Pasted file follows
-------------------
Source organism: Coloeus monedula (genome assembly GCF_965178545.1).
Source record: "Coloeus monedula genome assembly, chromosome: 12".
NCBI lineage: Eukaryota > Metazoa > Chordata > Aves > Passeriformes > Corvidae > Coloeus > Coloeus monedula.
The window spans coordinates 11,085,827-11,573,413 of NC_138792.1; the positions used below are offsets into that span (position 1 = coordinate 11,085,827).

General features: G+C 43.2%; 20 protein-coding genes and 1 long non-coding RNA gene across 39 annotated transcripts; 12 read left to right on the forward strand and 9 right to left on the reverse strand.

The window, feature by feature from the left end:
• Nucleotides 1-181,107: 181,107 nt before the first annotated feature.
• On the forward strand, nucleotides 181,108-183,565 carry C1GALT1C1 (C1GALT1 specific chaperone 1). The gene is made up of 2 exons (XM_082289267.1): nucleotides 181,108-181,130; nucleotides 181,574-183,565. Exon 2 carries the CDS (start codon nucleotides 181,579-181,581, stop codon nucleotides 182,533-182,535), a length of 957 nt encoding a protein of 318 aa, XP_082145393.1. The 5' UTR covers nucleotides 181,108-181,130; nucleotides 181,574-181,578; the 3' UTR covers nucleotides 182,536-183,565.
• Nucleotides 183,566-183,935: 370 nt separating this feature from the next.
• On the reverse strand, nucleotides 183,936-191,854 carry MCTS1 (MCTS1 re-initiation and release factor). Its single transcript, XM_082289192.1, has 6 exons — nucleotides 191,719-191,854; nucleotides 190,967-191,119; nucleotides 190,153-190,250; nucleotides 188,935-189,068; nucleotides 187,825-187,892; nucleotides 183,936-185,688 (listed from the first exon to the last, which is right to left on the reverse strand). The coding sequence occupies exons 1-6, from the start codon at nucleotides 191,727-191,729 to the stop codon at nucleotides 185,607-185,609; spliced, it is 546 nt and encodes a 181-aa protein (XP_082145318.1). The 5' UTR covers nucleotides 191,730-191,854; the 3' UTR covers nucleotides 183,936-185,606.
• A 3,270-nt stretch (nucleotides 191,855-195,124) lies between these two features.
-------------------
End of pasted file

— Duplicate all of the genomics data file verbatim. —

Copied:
Source organism: Coloeus monedula (genome assembly GCF_965178545.1).
Source record: "Coloeus monedula genome assembly, chromosome: 12".
NCBI lineage: Eukaryota > Metazoa > Chordata > Aves > Passeriformes > Corvidae > Coloeus > Coloeus monedula.
The window spans coordinates 11,085,827-11,573,413 of NC_138792.1; the positions used below are offsets into that span (position 1 = coordinate 11,085,827).

General features: G+C 43.2%; 20 protein-coding genes and 1 long non-coding RNA gene across 39 annotated transcripts; 12 read left to right on the forward strand and 9 right to left on the reverse strand.

The window, feature by feature from the left end:
• Nucleotides 1-181,107: 181,107 nt before the first annotated feature.
• On the forward strand, nucleotides 181,108-183,565 carry C1GALT1C1 (C1GALT1 specific chaperone 1). The gene is made up of 2 exons (XM_082289267.1): nucleotides 181,108-181,130; nucleotides 181,574-183,565. Exon 2 carries the CDS (start codon nucleotides 181,579-181,581, stop codon nucleotides 182,533-182,535), a length of 957 nt encoding a protein of 318 aa, XP_082145393.1. The 5' UTR covers nucleotides 181,108-181,130; nucleotides 181,574-181,578; the 3' UTR covers nucleotides 182,536-183,565.
• Nucleotides 183,566-183,935: 370 nt separating this feature from the next.
• On the reverse strand, nucleotides 183,936-191,854 carry MCTS1 (MCTS1 re-initiation and release factor). Its single transcript, XM_082289192.1, has 6 exons — nucleotides 191,719-191,854; nucleotides 190,967-191,119; nucleotides 190,153-190,250; nucleotides 188,935-189,068; nucleotides 187,825-187,892; nucleotides 183,936-185,688 (listed from the first exon to the last, which is right to left on the reverse strand). The coding sequence occupies exons 1-6, from the start codon at nucleotides 191,727-191,729 to the stop codon at nucleotides 185,607-185,609; spliced, it is 546 nt and encodes a 181-aa protein (XP_082145318.1). The 5' UTR covers nucleotides 191,730-191,854; the 3' UTR covers nucleotides 183,936-185,606.
• A 3,270-nt stretch (nucleotides 191,855-195,124) lies between these two features.